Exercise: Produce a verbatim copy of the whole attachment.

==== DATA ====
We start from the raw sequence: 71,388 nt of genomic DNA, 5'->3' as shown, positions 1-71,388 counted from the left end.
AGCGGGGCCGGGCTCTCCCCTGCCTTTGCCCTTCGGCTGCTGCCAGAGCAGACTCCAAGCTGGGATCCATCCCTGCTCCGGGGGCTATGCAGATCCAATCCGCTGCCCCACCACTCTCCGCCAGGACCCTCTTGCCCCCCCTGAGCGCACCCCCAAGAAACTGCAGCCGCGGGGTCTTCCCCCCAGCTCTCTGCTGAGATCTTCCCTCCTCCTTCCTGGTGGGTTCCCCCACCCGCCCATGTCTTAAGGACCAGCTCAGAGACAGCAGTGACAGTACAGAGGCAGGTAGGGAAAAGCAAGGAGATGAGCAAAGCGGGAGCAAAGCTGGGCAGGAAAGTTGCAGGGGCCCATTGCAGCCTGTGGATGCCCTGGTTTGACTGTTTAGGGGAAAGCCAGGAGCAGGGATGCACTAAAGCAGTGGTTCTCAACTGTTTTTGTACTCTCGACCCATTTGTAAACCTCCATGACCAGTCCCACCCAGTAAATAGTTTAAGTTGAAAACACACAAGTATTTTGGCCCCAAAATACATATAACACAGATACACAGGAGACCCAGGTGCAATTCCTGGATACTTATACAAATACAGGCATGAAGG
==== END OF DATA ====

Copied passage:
We start from the raw sequence: 71,388 nt of genomic DNA, 5'->3' as shown, positions 1-71,388 counted from the left end.
AGCGGGGCCGGGCTCTCCCCTGCCTTTGCCCTTCGGCTGCTGCCAGAGCAGACTCCAAGCTGGGATCCATCCCTGCTCCGGGGGCTATGCAGATCCAATCCGCTGCCCCACCACTCTCCGCCAGGACCCTCTTGCCCCCCCTGAGCGCACCCCCAAGAAACTGCAGCCGCGGGGTCTTCCCCCCAGCTCTCTGCTGAGATCTTCCCTCCTCCTTCCTGGTGGGTTCCCCCACCCGCCCATGTCTTAAGGACCAGCTCAGAGACAGCAGTGACAGTACAGAGGCAGGTAGGGAAAAGCAAGGAGATGAGCAAAGCGGGAGCAAAGCTGGGCAGGAAAGTTGCAGGGGCCCATTGCAGCCTGTGGATGCCCTGGTTTGACTGTTTAGGGGAAAGCCAGGAGCAGGGATGCACTAAAGCAGTGGTTCTCAACTGTTTTTGTACTCTCGACCCATTTGTAAACCTCCATGACCAGTCCCACCCAGTAAATAGTTTAAGTTGAAAACACACAAGTATTTTGGCCCCAAAATACATATAACACAGATACACAGGAGACCCAGGTGCAATTCCTGGATACTTATACAAATACAGGCATGAAGG